Attracting bats to your smallholding will mean that you will benefit from the bats’ contribution to biodiversity. Pay no attention to the negative perceptions about bats that have been created by vampire stories. Bats are seriously useful creatures to have on your plot.
Their main value lies in the fact that most of them are insectivorous, living mostly on mosquitoes, moths, midges and beetles.
A common bat in South Africa, the Cape Serotine Bat (Neoromicia capensis), weighs between 6-10g, yet it can eat over 2000 mosquitoes per night.
Owners of horses should particularly encourage bats to visit as they eat the midges that carry African Horse Sickness.
Some bats eat crop pests, so those of us who grow crops should be encouraging them. bats are also important pollinators.
Create a Bat Friendly Environment
Consciously keep an environmentally friendly space without the use of insecticides and poisons.
Most smallholdings have security lights, but you can also put up garden lights to attract the insects which will then attract the bats.
Bats need a source of clean water, which they can skim over. A garden pond with short plants on opposite sides is an excellent water resource for bats. They may also use raised birdbaths that are located in an open space.
They are attracted to flowers that open at night and are fragrant, like the Barringtonia racemorsa (powderpuff tree) and Kigelia Africana (sausage tree), as well as large white, scented flowers.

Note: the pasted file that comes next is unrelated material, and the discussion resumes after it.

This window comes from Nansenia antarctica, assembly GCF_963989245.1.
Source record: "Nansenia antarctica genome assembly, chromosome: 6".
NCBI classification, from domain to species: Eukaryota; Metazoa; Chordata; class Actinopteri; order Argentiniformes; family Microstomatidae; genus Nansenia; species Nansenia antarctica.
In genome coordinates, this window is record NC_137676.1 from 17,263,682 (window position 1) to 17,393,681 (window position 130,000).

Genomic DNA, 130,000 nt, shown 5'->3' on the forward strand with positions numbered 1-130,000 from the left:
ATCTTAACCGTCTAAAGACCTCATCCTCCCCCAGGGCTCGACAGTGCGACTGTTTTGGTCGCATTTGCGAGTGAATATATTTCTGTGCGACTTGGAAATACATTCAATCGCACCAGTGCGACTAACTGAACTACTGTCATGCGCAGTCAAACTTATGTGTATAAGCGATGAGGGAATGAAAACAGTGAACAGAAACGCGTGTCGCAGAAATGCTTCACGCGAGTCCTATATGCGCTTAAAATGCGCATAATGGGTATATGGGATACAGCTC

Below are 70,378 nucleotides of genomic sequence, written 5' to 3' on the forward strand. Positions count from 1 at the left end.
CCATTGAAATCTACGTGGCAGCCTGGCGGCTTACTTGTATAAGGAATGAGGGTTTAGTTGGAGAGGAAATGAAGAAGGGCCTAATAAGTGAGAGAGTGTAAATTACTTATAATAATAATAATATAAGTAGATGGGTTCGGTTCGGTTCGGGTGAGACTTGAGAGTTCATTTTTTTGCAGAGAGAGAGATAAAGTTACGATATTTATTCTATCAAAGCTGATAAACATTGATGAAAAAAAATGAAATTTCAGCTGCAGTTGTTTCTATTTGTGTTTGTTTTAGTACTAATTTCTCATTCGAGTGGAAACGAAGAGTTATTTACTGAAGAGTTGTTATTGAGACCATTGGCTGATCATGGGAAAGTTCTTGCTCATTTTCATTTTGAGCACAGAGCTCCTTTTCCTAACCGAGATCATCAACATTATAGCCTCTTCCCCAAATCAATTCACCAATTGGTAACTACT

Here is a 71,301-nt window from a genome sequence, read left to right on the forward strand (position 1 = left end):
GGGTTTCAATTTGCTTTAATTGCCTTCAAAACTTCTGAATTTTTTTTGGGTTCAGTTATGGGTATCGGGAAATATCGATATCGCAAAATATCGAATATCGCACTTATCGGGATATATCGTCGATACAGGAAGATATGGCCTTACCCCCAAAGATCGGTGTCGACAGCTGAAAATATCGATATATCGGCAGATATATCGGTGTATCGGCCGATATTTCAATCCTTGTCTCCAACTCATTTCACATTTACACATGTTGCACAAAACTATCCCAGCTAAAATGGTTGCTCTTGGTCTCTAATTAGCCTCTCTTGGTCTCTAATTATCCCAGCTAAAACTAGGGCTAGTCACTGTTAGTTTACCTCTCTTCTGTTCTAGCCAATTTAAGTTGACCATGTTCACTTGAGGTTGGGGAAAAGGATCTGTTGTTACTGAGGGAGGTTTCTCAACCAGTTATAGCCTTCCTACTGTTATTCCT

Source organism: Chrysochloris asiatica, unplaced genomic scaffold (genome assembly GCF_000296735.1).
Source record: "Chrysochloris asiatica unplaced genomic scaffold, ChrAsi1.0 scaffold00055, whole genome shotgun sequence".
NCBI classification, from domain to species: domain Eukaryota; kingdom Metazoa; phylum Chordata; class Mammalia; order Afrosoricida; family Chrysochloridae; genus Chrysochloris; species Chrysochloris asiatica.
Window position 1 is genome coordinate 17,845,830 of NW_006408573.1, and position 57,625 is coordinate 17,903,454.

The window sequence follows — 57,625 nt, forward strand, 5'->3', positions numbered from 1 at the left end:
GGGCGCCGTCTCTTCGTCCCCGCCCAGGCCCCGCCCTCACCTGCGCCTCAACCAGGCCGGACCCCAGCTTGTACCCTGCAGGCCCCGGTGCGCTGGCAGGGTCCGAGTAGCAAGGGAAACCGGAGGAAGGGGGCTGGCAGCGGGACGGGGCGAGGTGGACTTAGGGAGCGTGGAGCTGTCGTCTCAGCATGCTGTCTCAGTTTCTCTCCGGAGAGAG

According to Gretchen Grenville of Grow Wild, some of the best trees for bats are Harpephyllum caffrum, Podocarpus latifolius, Syzygium cordatum and Strelitzia nicolai. Most bats roost in the same place every night.
We can also purchase or construct bat boxes to hang in the garden. There are ready-made bat boxes available or if you are into DIY, there are plans available for you to make your own.
Ignorance and superstition are bats’ greatest enemies. Unfortunately many people misunderstand bats. They fear them and consider them dangerous, so will not hesitate to kill one if they find it in their homes. This, combined with human encroachment on their natural habitats, is placing pressure on bat populations.
There are groups such as the Gauteng Bat Interest Group that will provide more support in attracting bats to your smallholding.